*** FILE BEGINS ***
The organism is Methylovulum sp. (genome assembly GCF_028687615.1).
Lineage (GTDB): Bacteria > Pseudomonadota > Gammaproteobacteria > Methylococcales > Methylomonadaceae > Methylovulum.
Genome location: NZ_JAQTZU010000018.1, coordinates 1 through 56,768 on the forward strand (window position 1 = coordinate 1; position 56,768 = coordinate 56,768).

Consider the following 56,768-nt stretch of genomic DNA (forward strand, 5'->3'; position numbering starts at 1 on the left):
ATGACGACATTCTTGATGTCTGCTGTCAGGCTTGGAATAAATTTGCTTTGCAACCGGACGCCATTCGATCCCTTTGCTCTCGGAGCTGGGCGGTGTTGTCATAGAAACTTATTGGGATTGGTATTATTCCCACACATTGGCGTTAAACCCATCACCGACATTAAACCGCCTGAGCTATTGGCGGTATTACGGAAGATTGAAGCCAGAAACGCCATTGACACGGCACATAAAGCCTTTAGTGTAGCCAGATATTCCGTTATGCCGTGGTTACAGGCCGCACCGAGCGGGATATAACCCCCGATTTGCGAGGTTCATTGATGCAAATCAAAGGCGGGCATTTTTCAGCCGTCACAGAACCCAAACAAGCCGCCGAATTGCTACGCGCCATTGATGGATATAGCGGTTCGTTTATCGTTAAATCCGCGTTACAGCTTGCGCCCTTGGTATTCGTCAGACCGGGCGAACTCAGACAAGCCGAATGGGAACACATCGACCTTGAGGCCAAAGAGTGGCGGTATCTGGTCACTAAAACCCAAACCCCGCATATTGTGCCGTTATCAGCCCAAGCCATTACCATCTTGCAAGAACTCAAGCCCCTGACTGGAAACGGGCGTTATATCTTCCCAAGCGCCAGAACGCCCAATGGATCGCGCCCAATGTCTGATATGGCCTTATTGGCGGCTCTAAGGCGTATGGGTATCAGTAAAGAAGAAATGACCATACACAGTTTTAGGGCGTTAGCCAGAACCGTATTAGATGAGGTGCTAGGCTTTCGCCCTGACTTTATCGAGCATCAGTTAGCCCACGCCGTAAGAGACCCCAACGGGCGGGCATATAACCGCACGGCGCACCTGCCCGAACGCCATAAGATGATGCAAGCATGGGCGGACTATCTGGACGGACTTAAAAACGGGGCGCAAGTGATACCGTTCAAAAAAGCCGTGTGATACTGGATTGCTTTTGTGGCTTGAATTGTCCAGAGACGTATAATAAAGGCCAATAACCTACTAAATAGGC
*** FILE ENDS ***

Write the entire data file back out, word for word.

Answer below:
The organism is Methylovulum sp. (genome assembly GCF_028687615.1).
Lineage (GTDB): Bacteria > Pseudomonadota > Gammaproteobacteria > Methylococcales > Methylomonadaceae > Methylovulum.
Genome location: NZ_JAQTZU010000018.1, coordinates 1 through 56,768 on the forward strand (window position 1 = coordinate 1; position 56,768 = coordinate 56,768).

Consider the following 56,768-nt stretch of genomic DNA (forward strand, 5'->3'; position numbering starts at 1 on the left):
ATGACGACATTCTTGATGTCTGCTGTCAGGCTTGGAATAAATTTGCTTTGCAACCGGACGCCATTCGATCCCTTTGCTCTCGGAGCTGGGCGGTGTTGTCATAGAAACTTATTGGGATTGGTATTATTCCCACACATTGGCGTTAAACCCATCACCGACATTAAACCGCCTGAGCTATTGGCGGTATTACGGAAGATTGAAGCCAGAAACGCCATTGACACGGCACATAAAGCCTTTAGTGTAGCCAGATATTCCGTTATGCCGTGGTTACAGGCCGCACCGAGCGGGATATAACCCCCGATTTGCGAGGTTCATTGATGCAAATCAAAGGCGGGCATTTTTCAGCCGTCACAGAACCCAAACAAGCCGCCGAATTGCTACGCGCCATTGATGGATATAGCGGTTCGTTTATCGTTAAATCCGCGTTACAGCTTGCGCCCTTGGTATTCGTCAGACCGGGCGAACTCAGACAAGCCGAATGGGAACACATCGACCTTGAGGCCAAAGAGTGGCGGTATCTGGTCACTAAAACCCAAACCCCGCATATTGTGCCGTTATCAGCCCAAGCCATTACCATCTTGCAAGAACTCAAGCCCCTGACTGGAAACGGGCGTTATATCTTCCCAAGCGCCAGAACGCCCAATGGATCGCGCCCAATGTCTGATATGGCCTTATTGGCGGCTCTAAGGCGTATGGGTATCAGTAAAGAAGAAATGACCATACACAGTTTTAGGGCGTTAGCCAGAACCGTATTAGATGAGGTGCTAGGCTTTCGCCCTGACTTTATCGAGCATCAGTTAGCCCACGCCGTAAGAGACCCCAACGGGCGGGCATATAACCGCACGGCGCACCTGCCCGAACGCCATAAGATGATGCAAGCATGGGCGGACTATCTGGACGGACTTAAAAACGGGGCGCAAGTGATACCGTTCAAAAAAGCCGTGTGATACTGGATTGCTTTTGTGGCTTGAATTGTCCAGAGACGTATAATAAAGGCCAATAACCTACTAAATAGGC